A lesson in plagiarism for Melania Trump

Melania Trump speaks at the Republican National Convention.
(Carolyn Cole / Los Angeles Times)

After Melania Trump gave the keynote speech at the Republican National Convention Monday night, charges of plagiarism swiftly followed. Several sentences of her speech hewed closely to the speech given by Michelle Obama at the 2008 Democratic National Convention.

It’s still to be determined whether this was a case of plagiarism, a speechwriter’s goof or simple coincidence. But in the past, plagiarism has gotten writers and politicians in hot water. In 1988, then-Sen. Joe Biden was accused of lifting parts of a campaign speech from British politician Neil Kinnock. The controversy helped kill Biden’s run for president that year.

Let that be a warning to politicians and writers who might think that they can get away with lifting words from someone else. Here are some of the biggest recent cases.


1. Stephen Ambrose. The late journalist and historian failed to attribute quotes properly in several of his books. Ambrose, who died of cancer shortly after the accusations were made public, offered a meek defense, writing, “The people will judge. The reading public will decide whether my books are fraudulent and react accordingly.”

2. Ben Carson. Last year, Ben Carson, the surgeon and former Republican presidential candidate, was forced to apologize after it was revealed that his book “America the Beautiful” contained plagiarized passages from several sources, including a website called

3. Molly Ivins. The late liberal columnist, considered one of Texas’ most incisive political commentators, was accused of plagiarism by conservative humorist Florence King. King wrote that she wished she could challenge Ivins to a duel over the lifted passages; Ivins responded with an apology (and some profanity).

4. Alex Haley. The author of the novel “Roots” settled a lawsuit brought against him by writer Harold Courlander, who alleged Haley had lifted several pages from Courlander’s novel “The African.” The evidence was clear enough that Haley agreed to pay Courlander $650,000 and issue a public apology.

5. Doris Kearns Goodwin. In 2002, several publications reported that the popular historian had plagiarized other writers in her books “The Fitzgeralds and the Kennedys” and the Pulitzer Prize-winning “No Ordinary Time.” Goodwin claimed that it wasn’t plagiarism because she didn’t intend to mislead anyone, saying, “You know, at the time the book was written, it absolutely required intent to deceive in order to be plagiarism. And no one is claiming that. No one is claiming that there was any intent.”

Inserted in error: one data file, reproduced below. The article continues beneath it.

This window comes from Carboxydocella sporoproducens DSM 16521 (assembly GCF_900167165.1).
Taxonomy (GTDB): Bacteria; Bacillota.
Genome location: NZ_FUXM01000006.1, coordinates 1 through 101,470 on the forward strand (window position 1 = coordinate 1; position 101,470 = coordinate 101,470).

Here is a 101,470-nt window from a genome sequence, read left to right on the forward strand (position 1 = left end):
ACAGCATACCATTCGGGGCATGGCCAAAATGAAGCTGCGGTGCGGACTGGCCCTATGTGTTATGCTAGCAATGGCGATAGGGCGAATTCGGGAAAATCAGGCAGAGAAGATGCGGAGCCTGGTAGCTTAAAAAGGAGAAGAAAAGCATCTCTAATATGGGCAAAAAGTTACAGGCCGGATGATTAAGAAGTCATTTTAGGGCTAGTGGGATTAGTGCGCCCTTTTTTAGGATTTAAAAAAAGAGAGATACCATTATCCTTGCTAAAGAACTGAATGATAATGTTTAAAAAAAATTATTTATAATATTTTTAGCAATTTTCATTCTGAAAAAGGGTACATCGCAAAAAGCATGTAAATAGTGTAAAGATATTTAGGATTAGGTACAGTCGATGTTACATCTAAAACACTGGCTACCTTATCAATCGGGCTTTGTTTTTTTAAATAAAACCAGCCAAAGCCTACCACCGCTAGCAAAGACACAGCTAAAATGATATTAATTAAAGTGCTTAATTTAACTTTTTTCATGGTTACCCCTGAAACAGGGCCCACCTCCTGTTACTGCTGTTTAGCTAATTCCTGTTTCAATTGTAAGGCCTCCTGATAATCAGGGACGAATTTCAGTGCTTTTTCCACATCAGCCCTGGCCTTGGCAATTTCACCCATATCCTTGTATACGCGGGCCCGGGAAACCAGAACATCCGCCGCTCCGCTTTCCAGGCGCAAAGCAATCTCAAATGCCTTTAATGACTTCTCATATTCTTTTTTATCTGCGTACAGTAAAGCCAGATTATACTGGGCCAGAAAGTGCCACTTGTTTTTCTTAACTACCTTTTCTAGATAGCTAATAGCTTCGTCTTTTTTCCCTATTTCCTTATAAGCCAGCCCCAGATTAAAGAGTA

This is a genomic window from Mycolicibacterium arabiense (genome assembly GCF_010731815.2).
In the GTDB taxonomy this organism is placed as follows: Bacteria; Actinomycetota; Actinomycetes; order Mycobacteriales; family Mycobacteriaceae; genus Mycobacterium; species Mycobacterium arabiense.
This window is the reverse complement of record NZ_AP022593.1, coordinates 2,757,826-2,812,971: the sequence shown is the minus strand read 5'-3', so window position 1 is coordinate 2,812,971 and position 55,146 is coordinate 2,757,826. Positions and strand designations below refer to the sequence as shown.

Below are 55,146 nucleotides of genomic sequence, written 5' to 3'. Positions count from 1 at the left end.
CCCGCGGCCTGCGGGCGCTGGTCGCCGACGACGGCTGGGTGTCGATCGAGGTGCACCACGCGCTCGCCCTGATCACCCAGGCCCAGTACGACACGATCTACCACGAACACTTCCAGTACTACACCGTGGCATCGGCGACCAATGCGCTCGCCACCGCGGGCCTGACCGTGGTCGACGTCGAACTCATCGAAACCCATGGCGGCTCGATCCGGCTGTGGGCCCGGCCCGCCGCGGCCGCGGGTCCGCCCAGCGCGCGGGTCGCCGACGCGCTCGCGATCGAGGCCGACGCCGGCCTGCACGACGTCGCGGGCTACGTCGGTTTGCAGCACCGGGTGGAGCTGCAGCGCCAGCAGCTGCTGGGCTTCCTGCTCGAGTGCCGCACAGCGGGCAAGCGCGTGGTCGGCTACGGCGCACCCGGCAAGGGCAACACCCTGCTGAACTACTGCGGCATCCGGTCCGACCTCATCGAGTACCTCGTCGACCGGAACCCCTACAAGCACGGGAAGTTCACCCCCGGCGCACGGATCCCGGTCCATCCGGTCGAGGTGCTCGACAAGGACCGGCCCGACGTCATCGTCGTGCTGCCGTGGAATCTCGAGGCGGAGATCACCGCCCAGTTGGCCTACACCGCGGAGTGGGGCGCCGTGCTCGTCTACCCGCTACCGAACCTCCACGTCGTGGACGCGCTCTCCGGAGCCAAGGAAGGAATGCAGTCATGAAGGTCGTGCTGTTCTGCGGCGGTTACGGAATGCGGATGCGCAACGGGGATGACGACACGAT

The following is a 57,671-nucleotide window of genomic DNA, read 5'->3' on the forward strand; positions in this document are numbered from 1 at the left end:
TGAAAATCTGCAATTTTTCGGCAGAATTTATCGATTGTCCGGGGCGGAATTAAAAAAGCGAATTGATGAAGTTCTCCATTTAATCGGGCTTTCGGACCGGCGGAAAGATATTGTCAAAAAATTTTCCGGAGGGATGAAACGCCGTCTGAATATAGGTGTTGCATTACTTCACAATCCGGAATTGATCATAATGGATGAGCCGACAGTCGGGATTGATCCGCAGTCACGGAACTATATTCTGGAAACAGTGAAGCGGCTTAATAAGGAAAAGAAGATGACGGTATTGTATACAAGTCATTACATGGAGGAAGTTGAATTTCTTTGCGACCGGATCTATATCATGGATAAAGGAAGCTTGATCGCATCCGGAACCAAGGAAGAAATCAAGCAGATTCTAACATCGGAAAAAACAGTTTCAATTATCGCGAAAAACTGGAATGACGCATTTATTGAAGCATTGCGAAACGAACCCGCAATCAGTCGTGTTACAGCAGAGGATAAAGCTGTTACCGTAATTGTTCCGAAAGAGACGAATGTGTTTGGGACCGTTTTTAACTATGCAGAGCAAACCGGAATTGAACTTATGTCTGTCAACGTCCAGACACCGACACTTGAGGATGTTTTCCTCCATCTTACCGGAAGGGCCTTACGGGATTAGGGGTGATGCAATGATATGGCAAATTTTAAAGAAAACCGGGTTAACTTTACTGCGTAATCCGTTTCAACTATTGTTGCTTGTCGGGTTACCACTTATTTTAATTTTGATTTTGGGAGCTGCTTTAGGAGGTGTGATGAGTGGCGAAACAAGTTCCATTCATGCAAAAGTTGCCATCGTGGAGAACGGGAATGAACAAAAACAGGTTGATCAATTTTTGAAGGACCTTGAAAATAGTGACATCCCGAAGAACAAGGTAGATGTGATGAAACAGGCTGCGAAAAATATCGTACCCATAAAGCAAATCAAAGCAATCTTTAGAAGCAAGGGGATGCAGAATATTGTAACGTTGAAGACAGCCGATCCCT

6. Jonah Lehrer. In 2012, the author of “Proust Was a Neuroscientist” was accused of stealing from multiple sources and fabricating Bob Dylan quotes in his book “Imagine,” which was pulled from shelves. Lehrer returned this month with “A Book About Love,” reviewed Sunday in the L.A. Times


In case you missed the speeches, here’s how close they are. A section of Melania Trump’s speech reads: “From a young age, my parents impressed on me the values that you work hard for what you want in life. That your word is your bond and you do what you say and keep your promise. That you treat people with respect.”

Michelle Obama’s 2008 speech read in part: “Barack and I were raised with so many of the same values: that you work hard for what you want in life, that your word is your bond and you do what you say you’re going to do, that you treat people with dignity and respect … .”

Donald Trump’s campaign manager, Paul Manafort, defended the wife of presumptive Republican presidential nominee and denied her speech was plagiarized. “There’s no cribbing of Michelle Obama’s speech,” he told CNN. “These are common words and values. … To think that she would be cribbing Michelle Obama’s words is crazy.”


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